Monday, April 19, 2010
If you’re planning to tour Asia, try to visit these legendary trees of the continent. Each one has its own interesting stories to share; one of them was even an instrument in one of the most gruesome killings in history.
Strangler Fig Trees (Cambodia)
Ta Prohm, a modern day name of a temple in Angkor, Cambodia built in the late 12th and early 13th century has been left much in its original condition in which it was found including the trees with their long endless spreading roots looking like octopus tentacles coiling among the ruins that makes it one of Cambodia’s tourist attractions. The larger species are said to be either silk-cotton tree (Ceiba oentandra) or thipok (Tetrameles nudiflora), and the smaller trees are either the strangler fig (Ficcus gibbosa) or Gold Apple (Diopyros decandra).
Cedars of God (Lebanon)
The Cedars of God (Arz el Rab) is a small forest of about 400 Lebanon Cedar trees in Mount Lebanon. The trees are remnants of what used to be a thick forest in the mountains of Lebanon during biblical times. The Cedars of Lebanon are mentioned in the Bible more than 70 times. The wood was exploited by the Assyrians, Babylonians and Persians and was valued by historical figures including Herod and Julius Caesar; it was used by Solomon to build the First Temple in Jerusalem. Today, the Cedars of God is listed as a UNESCO World Heritage Site and is strictly protected by the Lebanese government.
The Great Banyan (India)
The Great Banyan (Ficus benghalensis) is a 250 year old Banyan tree that is a major tourist attraction in the Indian Botanical Gardens of Kolkata,
. With its 2880 prop-roots that occupies an area of about 14,500 sq m (1.5 has; 4 acres), the tree looks more like a forest than a single tree.
Sri Maha Bodhi (Sri Lanka)
Jaya Sri Maha Bodhi is a Fig tree that is one of the most sacred relics of Buddhists in Sri Lanka. It is said to be a cutting of the Bodhi tree of India under which Buddha attained Enlightenment. The Sacred Fig was planted in Anuradhapura, Sri Lanka by King Devanampiyatissa in the year 249 BC. Siri Maha Bodhi is the world’s oldest living human-planted tree with a known planting date
Tree of Life (Bahrain)
The Tree of Life (Shajarat al-Hayah) is a four century year old mesquite tree that stands alone in the middle of Bahrain’s barren desert. How the tree survives in the hot, parched dry land with no source of water remains a mystery. The Tree of Life is one of the top tourist attractions in Bahrain. The locals believe that the site is the actual location of the Garden of Eden.
Chankiri Tree (Cambodia)
Remember Cambodia’s Killing Fields? To refresh your memory, the Killing Fields were several places in Cambodia where at least 200,000 people were executed by the Khmer Rouge regime (1975-1979) and about 2 million were estimated to have died from the Khmer Rouge policies, including diseases and starvation. The Chankiri Tree or Killing Tree was not only a witness but an innocent instrument of the evil deeds as children and infants were slung against to kill them.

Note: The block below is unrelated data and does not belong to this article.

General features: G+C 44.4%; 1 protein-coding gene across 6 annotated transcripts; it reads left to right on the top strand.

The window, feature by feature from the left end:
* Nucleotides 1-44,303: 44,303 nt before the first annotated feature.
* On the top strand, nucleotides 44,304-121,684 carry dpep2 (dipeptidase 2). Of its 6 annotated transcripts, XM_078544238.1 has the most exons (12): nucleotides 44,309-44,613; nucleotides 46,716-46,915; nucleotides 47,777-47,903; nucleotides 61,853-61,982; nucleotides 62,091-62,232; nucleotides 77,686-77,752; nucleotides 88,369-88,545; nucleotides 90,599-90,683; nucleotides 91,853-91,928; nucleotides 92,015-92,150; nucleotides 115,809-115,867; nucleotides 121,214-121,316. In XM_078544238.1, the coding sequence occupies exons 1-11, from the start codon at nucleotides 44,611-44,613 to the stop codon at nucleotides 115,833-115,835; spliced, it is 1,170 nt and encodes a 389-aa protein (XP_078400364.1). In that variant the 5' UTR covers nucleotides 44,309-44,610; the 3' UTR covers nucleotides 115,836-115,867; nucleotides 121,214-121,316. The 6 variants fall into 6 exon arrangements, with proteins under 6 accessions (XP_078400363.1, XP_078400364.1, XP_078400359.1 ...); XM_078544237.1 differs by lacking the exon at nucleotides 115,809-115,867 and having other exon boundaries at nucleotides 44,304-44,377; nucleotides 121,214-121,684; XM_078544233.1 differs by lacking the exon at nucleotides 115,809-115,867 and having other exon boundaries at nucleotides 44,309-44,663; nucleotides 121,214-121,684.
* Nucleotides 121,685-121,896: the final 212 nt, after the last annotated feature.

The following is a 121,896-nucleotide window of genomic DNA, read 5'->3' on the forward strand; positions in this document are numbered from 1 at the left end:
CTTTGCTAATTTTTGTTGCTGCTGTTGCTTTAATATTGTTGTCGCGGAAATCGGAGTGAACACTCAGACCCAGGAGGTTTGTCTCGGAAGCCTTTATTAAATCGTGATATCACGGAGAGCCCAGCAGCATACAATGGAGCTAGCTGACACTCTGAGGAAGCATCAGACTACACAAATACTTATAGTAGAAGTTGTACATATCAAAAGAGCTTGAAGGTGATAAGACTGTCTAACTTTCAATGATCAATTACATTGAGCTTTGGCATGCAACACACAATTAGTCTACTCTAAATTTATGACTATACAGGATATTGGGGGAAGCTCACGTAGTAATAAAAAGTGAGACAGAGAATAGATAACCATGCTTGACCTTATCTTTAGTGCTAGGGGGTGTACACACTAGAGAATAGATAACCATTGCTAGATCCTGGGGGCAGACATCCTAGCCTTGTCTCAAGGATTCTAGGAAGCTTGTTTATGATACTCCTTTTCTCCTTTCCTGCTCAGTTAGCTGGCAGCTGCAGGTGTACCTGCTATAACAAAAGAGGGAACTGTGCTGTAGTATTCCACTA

A list of the top five longest rivers in the world.
1. Nile River – 4,160 miles (6,695 km)
Located in Northeast Africa, it is the world’s longest river. The river got its name from the Greek word Neilos, which means “valley”. It flows past Cairo and many more large cities. There are four major dams along the Nile River includes there Roseires Dam, Sennar Dam, Aswan High Dam, and Owen Falls Dam. Crocodiles and Fishing Eagles are very common along the Nile River.
2. Amazon River – 4,000 miles (6,437 km)
Located in South America, the Amazon carries more water that any other river. The Amazon river is also anywhere from 4 to 6 miles wide, giving it the name of the widest river in the world. It is not uncommon to see piranhas and anacondas in the Amazon River. There have been many tales of anacondas attacking fisherman, although it is rare for this species of snake to attack a human unless it feels threatened.
3. Yangzte River - 3,900 miles (6,275 km)
Located in China, the Yangzte River is the largest and the longest river in China. Approximately 350 million people live in the Yangzte River area, and for centuries, this large river has been the main source of fresh water for villages nearby. It flows west to east and through the large city of Shanghai where tourists can take boat tours up and down the river.
4. Huang He River - 3,000 miles (4,830 km)
Located in China, the Huang He River is also known as the “Yellow River” because of the large deposits of yellow silt along its
. The second longest river in China, it flows east to the Yellow Sea. In the 1950s, dams began to be built to exploit the river’s hydroelectric energy, and continue to be successful generating renewable energy.
5. Ob-Irtysh River – 3,360 miles (5,410 km)
Located in the Mid-East, the Ob-Irtysh River is actually two rivers; the Ob and Irtysh Rivers, although scientists mainly refer to it as the Ob-Irtysh River. It is frozen from 5 to 6 months a year. During the non-frozen months, the river is crowded with tourists and
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